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Oh-eight (D): Hillary on Letterman

BIDEN: "There's an old expression attributed to Mark Twain," Biden said per the Des Moines Register. "The reports of my death are greatly exaggerated." "In a speech full of analogies, Biden called those in attendance the final jury for his closing argument, adding that the race remains "wide open," regardless of the three front-runners, Hillary Clinton, Barack Obama and John Edwards."

CLINTON: Per NBC's Lauren Applebaum, this is what Clinton said right before the Late Show with Letterman started (it was before the intro, not during the actual show): "Dave has been off the air for eight long weeks because of the writers strike. Tonight, he's back. Oh, well. All good things come to an end."

In her last major appeal to Iowa voters before they head to their precincts, Clinton brought out her most popular surrogate -- her husband -- as well as her daughter and her mother to rally several hundred supporters last night, NBC/NJ's Athena Jones reports. In brief remarks before Hillary took the mic, Bill Clinton joked that his wife was afflicted with the responsibility gene but that after the last seven years, that's what Washington needed. 

"If you live to be a hundred, you still have more yesterdays than tomorrows. When that happens, what you really care about in public service and the only thing that matters is whether people are better off than when you started and whether our children and grandchildren have a better future. If that's your test, this is your candidate," he told the cheering crowd.

The audience greeted the New York senator -- who immediately followed her husband as speaker -- with chants of "Hillary, Hillary!" "I think we were all just reminded what it was like to have a Democratic president of our country," she said in a nod to her chief partner in politics. 

The senator went on to list several of the big name supporters present -- including Madeleine Albright, Wes Clark, Ted Danson, and Mary Steenburgen -- and added: "But mostly I'm here to say to thank you to all of you."

EDWARDS: Elizabeth Edwards called John Mellencamp "the musical voice of the working man in this country," and her husband John Edwards "the political voice of the working man in this country" as the Edwardses pressed into the last 24 hours before the Iowa caucus. The performance also brought to a close Edwards' 36-hour Marathon for the Middle Class.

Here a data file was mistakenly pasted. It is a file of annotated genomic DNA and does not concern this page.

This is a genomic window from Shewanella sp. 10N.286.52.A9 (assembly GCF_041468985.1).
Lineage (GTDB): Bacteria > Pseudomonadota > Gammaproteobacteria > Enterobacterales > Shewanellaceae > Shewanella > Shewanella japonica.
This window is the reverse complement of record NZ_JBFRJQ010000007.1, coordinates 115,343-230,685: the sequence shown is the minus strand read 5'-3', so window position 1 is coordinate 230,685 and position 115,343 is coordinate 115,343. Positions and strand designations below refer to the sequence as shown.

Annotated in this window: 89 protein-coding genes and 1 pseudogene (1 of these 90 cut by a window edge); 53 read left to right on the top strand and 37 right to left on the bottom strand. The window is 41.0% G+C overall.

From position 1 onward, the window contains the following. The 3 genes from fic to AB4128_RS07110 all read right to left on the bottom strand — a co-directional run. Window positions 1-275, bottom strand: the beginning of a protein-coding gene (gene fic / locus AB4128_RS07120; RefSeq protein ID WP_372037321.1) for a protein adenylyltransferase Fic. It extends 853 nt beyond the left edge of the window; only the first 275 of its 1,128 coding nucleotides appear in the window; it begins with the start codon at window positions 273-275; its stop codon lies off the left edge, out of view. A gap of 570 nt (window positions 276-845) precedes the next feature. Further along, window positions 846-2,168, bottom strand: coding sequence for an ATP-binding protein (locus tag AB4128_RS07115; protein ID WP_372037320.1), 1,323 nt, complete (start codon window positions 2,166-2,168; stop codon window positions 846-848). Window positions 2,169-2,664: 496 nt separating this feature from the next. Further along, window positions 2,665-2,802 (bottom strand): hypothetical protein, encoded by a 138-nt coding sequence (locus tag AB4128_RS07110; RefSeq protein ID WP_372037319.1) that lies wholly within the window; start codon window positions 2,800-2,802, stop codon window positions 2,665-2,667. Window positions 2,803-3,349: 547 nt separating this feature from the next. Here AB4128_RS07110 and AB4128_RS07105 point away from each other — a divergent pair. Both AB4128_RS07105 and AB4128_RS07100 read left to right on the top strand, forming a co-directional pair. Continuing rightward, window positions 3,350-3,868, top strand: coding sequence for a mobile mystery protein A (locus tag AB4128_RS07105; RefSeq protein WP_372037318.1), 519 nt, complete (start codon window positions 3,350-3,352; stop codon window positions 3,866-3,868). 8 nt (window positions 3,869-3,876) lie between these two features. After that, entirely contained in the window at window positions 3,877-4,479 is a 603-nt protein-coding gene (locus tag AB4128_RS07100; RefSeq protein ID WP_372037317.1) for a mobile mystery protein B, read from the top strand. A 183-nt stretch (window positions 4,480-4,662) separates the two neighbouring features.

John Mellencamp performed a five-song set last night to a packed room the Edwards campaign estimated was close to 3,000 people, NBC/NJ's Tricia Miller reports. Then Elizabeth Edwards, standing with the candidate and the couple's children, Cate, Jack and Emma Claire, took the opportunity to thank Edwards' surrogates. Edwards then delivered his stump speech in 18 minutes or so. From the back of the room, he showed no signs of exhaustion, and reporters questioned how he could go 36 hours without faltering and still be reading for multiple morning show appearances on caucus day. Wrapping up, he issued a final call to the caucus:

"Twenty-four hours from this moment, an historic moment will occur in American history, because right here in the heartland of America here in Iowa, you're going to rise up, you're going to stand up," he said. "You're gonna stand up and you're gonna say to America, enough is enough. We want our country back. We want our democracy back. We are better than this."

OBAMA: The most popular American in Kenya is probably Obama. It's why he approached Condi Rice to ask what he could do to help quell the violence there. But if things get worse, will Obama need to do more? Will he need to act as a mediator? What's the balance for a presidential candidate? 

"We have one last test," Obama told a packed crowd last night, NBC/NJ's Aswini Anburajan notes. And the crowd responded with screams, yells and chants of "Yes we can! Yes we can!" and "Si se puede! Si se puede!" Crowd estimates varied but a large gym was filled to the brim with people and the campaign also had an overflow room with around three hundred extra people.

Former South Carolina Gov. Jim Hodges endorsed Obama.

WHO-TV's Dave Price notes that Scarlett Johansson and Iowa native and Superman Returns star, Brandon Routh, showed up for Obama in Des Moines Wednesday night. Price also has a recording of Kucinich calling to tell people to caucus for Obama